Creep, known also as cold flow, is the permanent deformation that increases with time under constant load or stress. It results due to long time exposure to large external mechanical stress with in limit of yielding and is more severe in material that are subjected to heat for long time. The rate of deformation is a function of the material’s properties, exposure time, exposure temperature and the applied structural load. Creep is a very important phenomenon if we are using materials at high temperature. Creep is very important in power industry and it is of the highest importance in designing of jet engines. For many relatively short-life creep situations (e.g., turbine blades in military aircraft), time to rupture is the dominant design consideration. Of course, for its determination, creep tests must be conducted to the point of failure; these are termed creep rupture tests.
Creep Prevention – Creep Resistance
Creep prevention is based on the proper choice of material is also crucial. Creep resistance of materials can be influenced by many factors such as diffusivity, precipitate and grain size. In general, there are three general ways to prevent creep in metal. One way is to use higher melting point metals, the second way is to use materials with greater grain size and the third way is to use alloying. Body-centered cubic (BCC) metals are less creep resistant in high temperatures. Therefore, superalloys (typically face-centered cubic austenitic alloys) based on Co, Ni, and Fe are capable of being engineered to be highly resistant to creep, and have thus arisen as an ideal material in high-temperature environments.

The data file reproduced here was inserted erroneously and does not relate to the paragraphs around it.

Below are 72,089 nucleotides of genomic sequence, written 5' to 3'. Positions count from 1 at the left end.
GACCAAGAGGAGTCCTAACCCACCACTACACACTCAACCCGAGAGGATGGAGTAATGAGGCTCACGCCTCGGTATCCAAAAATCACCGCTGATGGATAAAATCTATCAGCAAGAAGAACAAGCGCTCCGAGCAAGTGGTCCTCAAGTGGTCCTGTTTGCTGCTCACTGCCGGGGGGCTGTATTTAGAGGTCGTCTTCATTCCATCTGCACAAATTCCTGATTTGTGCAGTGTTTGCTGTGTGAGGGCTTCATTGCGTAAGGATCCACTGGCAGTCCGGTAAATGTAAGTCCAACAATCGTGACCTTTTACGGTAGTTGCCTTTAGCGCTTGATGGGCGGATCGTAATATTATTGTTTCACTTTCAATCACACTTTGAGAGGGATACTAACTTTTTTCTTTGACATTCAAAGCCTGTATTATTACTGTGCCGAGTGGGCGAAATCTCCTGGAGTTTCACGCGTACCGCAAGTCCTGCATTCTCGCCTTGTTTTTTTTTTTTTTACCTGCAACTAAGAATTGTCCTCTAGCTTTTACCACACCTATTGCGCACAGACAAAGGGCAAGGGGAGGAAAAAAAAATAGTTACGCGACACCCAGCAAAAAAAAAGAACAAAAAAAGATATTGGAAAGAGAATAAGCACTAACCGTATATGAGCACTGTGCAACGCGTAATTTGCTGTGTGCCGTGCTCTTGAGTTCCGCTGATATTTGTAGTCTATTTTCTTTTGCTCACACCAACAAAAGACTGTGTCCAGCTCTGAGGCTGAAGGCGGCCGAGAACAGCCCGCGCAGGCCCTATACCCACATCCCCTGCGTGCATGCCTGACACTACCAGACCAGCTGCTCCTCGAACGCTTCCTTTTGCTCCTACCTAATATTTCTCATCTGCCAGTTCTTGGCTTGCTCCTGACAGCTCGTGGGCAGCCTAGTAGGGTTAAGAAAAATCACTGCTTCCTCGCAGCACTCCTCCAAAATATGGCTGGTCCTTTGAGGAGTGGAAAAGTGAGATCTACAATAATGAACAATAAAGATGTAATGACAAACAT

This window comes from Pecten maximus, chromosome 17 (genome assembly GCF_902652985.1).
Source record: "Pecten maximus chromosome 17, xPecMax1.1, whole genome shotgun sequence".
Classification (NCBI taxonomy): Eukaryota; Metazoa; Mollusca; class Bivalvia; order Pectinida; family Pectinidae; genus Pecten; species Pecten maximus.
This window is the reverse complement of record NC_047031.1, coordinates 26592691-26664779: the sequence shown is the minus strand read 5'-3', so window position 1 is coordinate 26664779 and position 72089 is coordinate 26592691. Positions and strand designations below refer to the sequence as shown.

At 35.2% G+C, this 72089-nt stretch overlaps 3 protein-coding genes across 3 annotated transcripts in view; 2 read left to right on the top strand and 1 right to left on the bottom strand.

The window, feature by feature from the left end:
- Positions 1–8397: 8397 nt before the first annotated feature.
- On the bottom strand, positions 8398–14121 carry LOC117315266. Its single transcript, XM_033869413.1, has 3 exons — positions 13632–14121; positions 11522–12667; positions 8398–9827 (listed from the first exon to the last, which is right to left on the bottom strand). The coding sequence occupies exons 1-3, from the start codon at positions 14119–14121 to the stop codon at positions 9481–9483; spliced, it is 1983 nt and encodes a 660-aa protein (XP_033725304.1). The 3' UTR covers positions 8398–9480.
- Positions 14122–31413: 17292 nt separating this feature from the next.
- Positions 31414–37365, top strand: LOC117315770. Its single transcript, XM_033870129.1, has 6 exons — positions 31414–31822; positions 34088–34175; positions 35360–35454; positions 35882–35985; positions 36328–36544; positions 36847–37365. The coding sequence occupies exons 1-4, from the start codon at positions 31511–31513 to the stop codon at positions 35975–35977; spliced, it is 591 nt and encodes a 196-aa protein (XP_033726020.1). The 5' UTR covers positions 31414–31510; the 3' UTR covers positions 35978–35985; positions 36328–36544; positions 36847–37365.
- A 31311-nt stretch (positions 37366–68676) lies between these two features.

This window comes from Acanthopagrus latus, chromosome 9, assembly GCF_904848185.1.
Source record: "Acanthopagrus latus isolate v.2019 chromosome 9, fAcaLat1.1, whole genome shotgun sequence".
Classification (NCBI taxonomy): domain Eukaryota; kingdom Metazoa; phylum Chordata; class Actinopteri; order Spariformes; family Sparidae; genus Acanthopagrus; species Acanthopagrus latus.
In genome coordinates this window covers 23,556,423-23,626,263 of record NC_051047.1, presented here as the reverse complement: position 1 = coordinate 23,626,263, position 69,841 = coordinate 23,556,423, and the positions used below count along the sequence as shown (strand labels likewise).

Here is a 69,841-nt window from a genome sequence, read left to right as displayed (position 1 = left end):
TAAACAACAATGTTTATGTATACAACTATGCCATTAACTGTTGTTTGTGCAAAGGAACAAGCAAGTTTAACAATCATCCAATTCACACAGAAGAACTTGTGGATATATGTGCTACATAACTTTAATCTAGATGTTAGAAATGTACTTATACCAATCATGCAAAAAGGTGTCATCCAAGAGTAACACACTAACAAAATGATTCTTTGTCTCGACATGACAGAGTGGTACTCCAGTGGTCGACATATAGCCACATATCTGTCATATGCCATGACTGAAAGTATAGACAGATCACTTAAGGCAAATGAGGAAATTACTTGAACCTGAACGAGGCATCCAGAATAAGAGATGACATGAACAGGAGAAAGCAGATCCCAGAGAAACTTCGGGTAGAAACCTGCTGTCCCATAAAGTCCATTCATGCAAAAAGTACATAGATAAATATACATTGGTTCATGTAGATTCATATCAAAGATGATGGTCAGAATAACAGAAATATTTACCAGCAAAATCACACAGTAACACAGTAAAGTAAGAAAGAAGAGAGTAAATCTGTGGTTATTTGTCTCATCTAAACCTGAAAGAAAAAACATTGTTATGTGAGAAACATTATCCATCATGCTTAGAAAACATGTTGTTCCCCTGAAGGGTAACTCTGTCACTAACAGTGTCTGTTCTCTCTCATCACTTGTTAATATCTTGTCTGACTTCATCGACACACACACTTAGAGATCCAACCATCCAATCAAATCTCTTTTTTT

For device of selected material, it is of the highest importance to operate the device within limits, which are especially maximum service temperature and stress. The rate of creep is highly dependent on both stress and temperature. With most of the engineering alloys used in construction at room temperature or lower, creep strain is so small at working loads that it can safely be ignored. However, as temperature rises creep becomes progressively more important and eventually supersedes fatigue as the likely criterion for failure. The temperature at which creep becomes important will vary with the material. For safe operation, the total deformation due to creep must be well below the strain at which failure occurs.